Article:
Local artist and author Bob Boze Bell talks to a student in Mohave Community College’s art club Friday with a message of inspiration and advice about being rejected.
Originally published Tuesday, October 10, 2017 at 05:55a.m.
KINGMAN – Bob Boze Bell, local artist, author and publisher of True West magazine, spoke to the art club Friday at Mohave Community College and told students to never give up on their dreams.
Bell said he initially lost money with the magazine venture, but it helped teach him humility.
“If I never lost $30,000 a month, I wouldn’t be as appreciative,” Bell said during his classroom lecture. “If you never experience rejection, when you start making money you’re going to be pretty shallow.”
Bell was born in Iowa, but grew up in Kingman and is the author of many books, including “The 66 Kid,” which was released at the 2014 International Route 66 Festival and describes what it was like growing up along Route 66.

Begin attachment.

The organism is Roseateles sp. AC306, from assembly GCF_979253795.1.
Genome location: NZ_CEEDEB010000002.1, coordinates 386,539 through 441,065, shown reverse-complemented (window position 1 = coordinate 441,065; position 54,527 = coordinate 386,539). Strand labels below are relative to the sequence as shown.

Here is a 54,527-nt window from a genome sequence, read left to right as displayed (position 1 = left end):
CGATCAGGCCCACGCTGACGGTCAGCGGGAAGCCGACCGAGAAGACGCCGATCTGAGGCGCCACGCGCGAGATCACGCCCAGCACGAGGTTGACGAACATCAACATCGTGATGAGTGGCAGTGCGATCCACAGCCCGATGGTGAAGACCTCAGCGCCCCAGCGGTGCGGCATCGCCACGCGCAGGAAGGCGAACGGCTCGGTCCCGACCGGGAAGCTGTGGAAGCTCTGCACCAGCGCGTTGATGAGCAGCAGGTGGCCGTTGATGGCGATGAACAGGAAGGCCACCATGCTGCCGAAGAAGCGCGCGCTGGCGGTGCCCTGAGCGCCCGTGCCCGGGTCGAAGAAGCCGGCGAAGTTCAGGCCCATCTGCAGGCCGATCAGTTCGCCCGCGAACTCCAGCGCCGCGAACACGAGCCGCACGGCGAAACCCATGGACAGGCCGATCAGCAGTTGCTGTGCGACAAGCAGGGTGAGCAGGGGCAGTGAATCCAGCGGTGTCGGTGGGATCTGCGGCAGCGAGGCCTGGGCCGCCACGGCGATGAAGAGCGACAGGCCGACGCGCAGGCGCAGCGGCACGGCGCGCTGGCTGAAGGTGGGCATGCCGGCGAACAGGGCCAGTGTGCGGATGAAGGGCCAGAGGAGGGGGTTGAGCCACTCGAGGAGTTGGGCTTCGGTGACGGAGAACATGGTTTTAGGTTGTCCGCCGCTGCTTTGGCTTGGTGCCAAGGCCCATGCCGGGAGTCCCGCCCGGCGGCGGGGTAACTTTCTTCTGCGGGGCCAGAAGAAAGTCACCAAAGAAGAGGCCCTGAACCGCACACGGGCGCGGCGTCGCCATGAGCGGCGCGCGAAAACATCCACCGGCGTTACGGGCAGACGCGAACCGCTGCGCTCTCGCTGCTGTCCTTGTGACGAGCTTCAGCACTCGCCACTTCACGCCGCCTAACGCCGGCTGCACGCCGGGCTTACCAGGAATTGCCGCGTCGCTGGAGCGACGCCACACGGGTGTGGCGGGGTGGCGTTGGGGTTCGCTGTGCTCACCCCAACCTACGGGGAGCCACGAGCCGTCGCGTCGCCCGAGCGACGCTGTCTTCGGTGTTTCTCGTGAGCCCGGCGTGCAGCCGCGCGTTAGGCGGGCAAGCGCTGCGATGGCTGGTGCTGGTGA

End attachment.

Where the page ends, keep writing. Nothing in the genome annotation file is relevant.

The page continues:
He is host of “Outrageous Arizona,” an Emmy-award winning documentary about Arizona’s road to statehood. He also published and illustrated books on Wyatt Earp, Billy the Kid, Doc Holliday and classic gunfights.
“Draw and write every day without hope, without despair. If not, you will ruin your artwork,” he told art club students, advising them not to worry about their writing or artwork. “Draw six bad drawings a day and don’t get discouraged.”
He encouraged them to use rejection as fuel to fire their passion and temper their attitude. “Art kids that went to the best art programs sometimes lack a little bit of Kingman humility,” he said.
Students attending the event said they were impressed with Bell’s passion, and his message will help them.
“It was an inspiring presentation that reminded aspiring Kingman artists they have everything they need to go out and be what they want,” said Brooke Garcia, graphic artist and MCC art program graduate. “Starting out in Kingman means they will have stories that others won’t.”
Bell also talked about getting published and offered some advice for those building up their portfolios. “Less is more when it comes to your portfolio,” he said. “The best I ever saw had five good pieces in it and that’s all they needed.”